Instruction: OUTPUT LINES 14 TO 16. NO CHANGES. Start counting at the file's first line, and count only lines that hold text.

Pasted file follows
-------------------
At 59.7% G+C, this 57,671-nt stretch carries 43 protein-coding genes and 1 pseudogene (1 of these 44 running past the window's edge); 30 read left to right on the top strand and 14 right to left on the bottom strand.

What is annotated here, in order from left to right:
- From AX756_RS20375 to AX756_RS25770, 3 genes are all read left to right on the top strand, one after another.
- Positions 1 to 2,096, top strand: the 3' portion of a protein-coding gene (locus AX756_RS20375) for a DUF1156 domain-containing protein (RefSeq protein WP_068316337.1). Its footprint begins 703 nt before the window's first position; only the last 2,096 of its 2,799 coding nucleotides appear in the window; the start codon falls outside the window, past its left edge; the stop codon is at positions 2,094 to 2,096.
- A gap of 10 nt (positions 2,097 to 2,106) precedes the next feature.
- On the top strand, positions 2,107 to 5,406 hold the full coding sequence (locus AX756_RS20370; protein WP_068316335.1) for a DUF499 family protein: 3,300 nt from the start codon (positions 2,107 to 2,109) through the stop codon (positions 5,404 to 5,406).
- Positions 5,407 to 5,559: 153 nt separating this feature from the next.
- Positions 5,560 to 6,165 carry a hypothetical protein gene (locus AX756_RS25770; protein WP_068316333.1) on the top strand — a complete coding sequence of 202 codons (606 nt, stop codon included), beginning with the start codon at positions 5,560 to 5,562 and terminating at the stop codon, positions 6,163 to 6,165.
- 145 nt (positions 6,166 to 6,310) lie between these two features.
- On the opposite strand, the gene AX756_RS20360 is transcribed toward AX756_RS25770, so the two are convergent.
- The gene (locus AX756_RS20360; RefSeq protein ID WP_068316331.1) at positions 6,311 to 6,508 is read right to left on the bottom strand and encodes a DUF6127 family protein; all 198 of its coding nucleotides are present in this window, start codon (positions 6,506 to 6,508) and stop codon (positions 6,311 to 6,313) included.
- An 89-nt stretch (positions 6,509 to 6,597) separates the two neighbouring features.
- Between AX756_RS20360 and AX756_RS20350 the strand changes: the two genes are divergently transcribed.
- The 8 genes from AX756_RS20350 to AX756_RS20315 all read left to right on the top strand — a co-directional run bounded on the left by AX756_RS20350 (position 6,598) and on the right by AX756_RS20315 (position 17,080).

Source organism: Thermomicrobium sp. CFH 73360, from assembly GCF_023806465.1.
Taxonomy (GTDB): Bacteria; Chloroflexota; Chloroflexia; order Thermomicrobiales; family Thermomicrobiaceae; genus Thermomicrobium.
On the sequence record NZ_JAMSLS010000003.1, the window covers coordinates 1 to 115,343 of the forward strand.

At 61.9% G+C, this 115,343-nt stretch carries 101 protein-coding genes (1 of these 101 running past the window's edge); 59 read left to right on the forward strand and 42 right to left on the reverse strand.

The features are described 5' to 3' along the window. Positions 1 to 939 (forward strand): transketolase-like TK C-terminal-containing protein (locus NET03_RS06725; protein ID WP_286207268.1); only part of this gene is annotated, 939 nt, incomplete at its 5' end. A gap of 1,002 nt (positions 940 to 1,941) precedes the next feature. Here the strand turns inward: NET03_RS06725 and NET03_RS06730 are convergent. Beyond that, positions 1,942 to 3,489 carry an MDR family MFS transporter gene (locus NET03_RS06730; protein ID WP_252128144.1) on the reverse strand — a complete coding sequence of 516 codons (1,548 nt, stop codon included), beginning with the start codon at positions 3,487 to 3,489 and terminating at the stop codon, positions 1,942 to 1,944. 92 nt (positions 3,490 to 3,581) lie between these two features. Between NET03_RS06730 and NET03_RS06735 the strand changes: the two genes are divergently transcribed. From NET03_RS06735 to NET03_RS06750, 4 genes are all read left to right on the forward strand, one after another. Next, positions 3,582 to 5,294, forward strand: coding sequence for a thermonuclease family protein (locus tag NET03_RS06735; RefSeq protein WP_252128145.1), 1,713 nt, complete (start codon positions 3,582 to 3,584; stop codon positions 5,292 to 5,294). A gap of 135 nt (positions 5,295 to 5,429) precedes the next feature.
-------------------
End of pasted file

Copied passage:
- The 8 genes from AX756_RS20350 to AX756_RS20315 all read left to right on the top strand — a co-directional run bounded on the left by AX756_RS20350 (position 6,598) and on the right by AX756_RS20315 (position 17,080).

Source organism: Thermomicrobium sp. CFH 73360, from assembly GCF_023806465.1.
Taxonomy (GTDB): Bacteria; Chloroflexota; Chloroflexia; order Thermomicrobiales; family Thermomicrobiaceae; genus Thermomicrobium.